9. Gregg on February 14th, 2013 10:38 am

    Why isn’t anyone looking into the science of this like the amygdala or limbic system?

  10. Mary on February 14th, 2013 1:24 pm

    Gregg, There has been quite a lot of research about meditation and its effects on the brain. I’m sure you can find some with a search online.

  11. Adam on March 21st, 2013 11:31 pm

    I notice that if I try to listen to a guided meditation on the bus, it helps me relax, but sometimes when I finish, I start to notice how annoying people are around me. The Polish woman with her mobile phone playing the radio loudly, the African teenagers having a loud conversation and being rambunctious, the British guy with the cheap headphones playing music loudly. Ugh! Maybe the issue is that here I am being all peaceful and quiet, and there are inconsiderate people making noise all around me. Perhaps I should just do meditation at home where it’s quiet?

  12. Mary on March 22nd, 2013 9:14 am

    Adam, it’s always preferable to meditate where it is quiet, although it is possible to meditate in the midst of noise. The trick is to not focus on the noise, not resist it. You may find yourself reacting to it (irritability, being startled, etc.) but then the trick is to let that reaction be there. It’s all part of the meditation. If you are relaxed throughout the whole meditation, and only feel the annoyance at the end, it may be that you are coming out of meditation too quickly. That can make you irritable even in the quietest of environments!

  13. Shawn on April 27th, 2013 2:19 pm

    I had a similar problem when I started meditating. I think I identified with the third problem. I was trying really hard, and I don’t think I was really getting into a flow state of meditation. I was relaxing, but I was trying to “get somewhere” each time that I meditated. I was in a hurry to feel like I was getting results. This anxiousness carried over into my life and made me slightly more irritable. I had to find some more guided meditations that specifically taught me to just relax and accept the thoughts that go on in my head.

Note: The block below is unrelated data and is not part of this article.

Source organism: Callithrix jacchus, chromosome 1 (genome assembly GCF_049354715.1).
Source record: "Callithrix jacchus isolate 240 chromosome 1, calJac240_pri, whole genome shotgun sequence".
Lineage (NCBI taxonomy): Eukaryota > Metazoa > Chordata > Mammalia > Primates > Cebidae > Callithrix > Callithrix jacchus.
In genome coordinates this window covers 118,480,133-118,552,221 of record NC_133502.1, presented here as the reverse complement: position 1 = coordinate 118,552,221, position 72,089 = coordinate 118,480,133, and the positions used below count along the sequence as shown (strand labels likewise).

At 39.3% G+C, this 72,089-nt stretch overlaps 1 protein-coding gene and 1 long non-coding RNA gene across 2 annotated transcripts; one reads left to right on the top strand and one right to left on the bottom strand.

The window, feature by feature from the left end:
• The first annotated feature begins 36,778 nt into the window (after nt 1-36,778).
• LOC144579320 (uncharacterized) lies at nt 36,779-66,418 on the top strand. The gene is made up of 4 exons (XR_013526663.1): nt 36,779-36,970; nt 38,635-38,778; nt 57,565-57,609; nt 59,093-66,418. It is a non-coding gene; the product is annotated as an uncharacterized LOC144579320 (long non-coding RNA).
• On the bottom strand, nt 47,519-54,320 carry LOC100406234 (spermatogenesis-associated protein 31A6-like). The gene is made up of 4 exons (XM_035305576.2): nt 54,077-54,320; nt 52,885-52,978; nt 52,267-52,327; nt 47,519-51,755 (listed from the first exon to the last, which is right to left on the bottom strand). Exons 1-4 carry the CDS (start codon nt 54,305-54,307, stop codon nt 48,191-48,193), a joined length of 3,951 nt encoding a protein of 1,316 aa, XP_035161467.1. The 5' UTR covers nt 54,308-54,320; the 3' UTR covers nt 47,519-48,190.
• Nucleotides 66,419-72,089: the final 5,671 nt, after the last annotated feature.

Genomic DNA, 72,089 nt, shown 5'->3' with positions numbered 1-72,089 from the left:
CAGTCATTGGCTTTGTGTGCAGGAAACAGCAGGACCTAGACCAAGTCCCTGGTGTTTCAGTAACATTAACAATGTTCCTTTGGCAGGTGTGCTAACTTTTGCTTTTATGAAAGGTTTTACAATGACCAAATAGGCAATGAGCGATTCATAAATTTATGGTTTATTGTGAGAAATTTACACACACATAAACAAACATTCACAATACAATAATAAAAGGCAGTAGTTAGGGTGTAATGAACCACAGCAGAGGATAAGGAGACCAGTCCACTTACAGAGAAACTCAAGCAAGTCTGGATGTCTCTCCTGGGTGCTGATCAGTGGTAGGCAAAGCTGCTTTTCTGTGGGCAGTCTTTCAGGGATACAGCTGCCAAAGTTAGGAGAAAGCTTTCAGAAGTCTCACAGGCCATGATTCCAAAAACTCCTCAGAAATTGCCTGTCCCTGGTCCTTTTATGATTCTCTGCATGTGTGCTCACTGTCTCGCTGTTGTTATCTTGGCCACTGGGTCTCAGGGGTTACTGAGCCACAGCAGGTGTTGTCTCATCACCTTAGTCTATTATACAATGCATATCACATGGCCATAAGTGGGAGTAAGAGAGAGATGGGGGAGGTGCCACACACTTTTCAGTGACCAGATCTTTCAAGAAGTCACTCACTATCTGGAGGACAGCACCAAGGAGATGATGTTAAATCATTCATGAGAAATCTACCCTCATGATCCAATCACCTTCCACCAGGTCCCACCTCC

Thanks for this article!

  14. Mary on April 27th, 2013 5:09 pm

    Shawn, yes accepting the thoughts is key! You are welcome.

  15. Ashleigh on May 28th, 2013 2:13 pm

    Hello all,

    I thought it was worth mentioning that occasionally, during mindfulness meditation, I feel extreme irritability. The irritability is not only emotional, but is inside of my body – my legs, especially. I feel like I need to fail my limbs about to get rid of it, even though I trying to be very still (…perhaps the problem?)! However, unlike Danielle, this experience is limited to during meditation as I do not feel this way afterwards (a part from the very odd attack of restless legs). I have wondered if, on those rare occasions, this feeling is due to resistance to meditation. In any case, hope my experience sheds a little more light.

    Best regards,

  16. Rajeev on May 28th, 2013 10:27 pm

    Came across this very useful blog. I have been meditating for years now and feel the are certain meditations which make me feel irritated. These are more of the deeper meditations , such as being the witness, etc. I feel I normally feel All right if I have a quick nap after meditation. Think it has to do with relaxation as Mary says. Also feel a lot of repressed emotions tend to come out during meditation. This is in fact one of the main functions of meditation … To get things out which have been suppressed.. I am though continung my meditation though have decreased the meditation